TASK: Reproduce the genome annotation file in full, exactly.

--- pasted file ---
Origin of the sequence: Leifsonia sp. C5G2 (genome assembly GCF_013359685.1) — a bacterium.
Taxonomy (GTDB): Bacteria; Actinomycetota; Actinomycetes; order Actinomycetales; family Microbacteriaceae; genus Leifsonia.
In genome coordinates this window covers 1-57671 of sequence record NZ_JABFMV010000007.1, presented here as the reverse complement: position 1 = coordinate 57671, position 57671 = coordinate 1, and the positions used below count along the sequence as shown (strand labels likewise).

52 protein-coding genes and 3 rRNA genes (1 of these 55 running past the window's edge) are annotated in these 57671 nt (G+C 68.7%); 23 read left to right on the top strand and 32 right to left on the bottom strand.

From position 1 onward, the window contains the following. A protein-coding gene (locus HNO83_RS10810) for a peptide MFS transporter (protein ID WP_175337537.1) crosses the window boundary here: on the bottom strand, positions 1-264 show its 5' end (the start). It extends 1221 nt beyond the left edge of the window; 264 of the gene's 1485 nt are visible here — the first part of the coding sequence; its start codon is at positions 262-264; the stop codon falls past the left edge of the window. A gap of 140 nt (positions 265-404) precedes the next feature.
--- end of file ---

Origin of the sequence: Leifsonia sp. C5G2 (genome assembly GCF_013359685.1) — a bacterium.
Taxonomy (GTDB): Bacteria; Actinomycetota; Actinomycetes; order Actinomycetales; family Microbacteriaceae; genus Leifsonia.
In genome coordinates this window covers 1-57671 of sequence record NZ_JABFMV010000007.1, presented here as the reverse complement: position 1 = coordinate 57671, position 57671 = coordinate 1, and the positions used below count along the sequence as shown (strand labels likewise).

52 protein-coding genes and 3 rRNA genes (1 of these 55 running past the window's edge) are annotated in these 57671 nt (G+C 68.7%); 23 read left to right on the top strand and 32 right to left on the bottom strand.

From position 1 onward, the window contains the following. A protein-coding gene (locus HNO83_RS10810) for a peptide MFS transporter (protein ID WP_175337537.1) crosses the window boundary here: on the bottom strand, positions 1-264 show its 5' end (the start). It extends 1221 nt beyond the left edge of the window; 264 of the gene's 1485 nt are visible here — the first part of the coding sequence; its start codon is at positions 262-264; the stop codon falls past the left edge of the window. A gap of 140 nt (positions 265-404) precedes the next feature.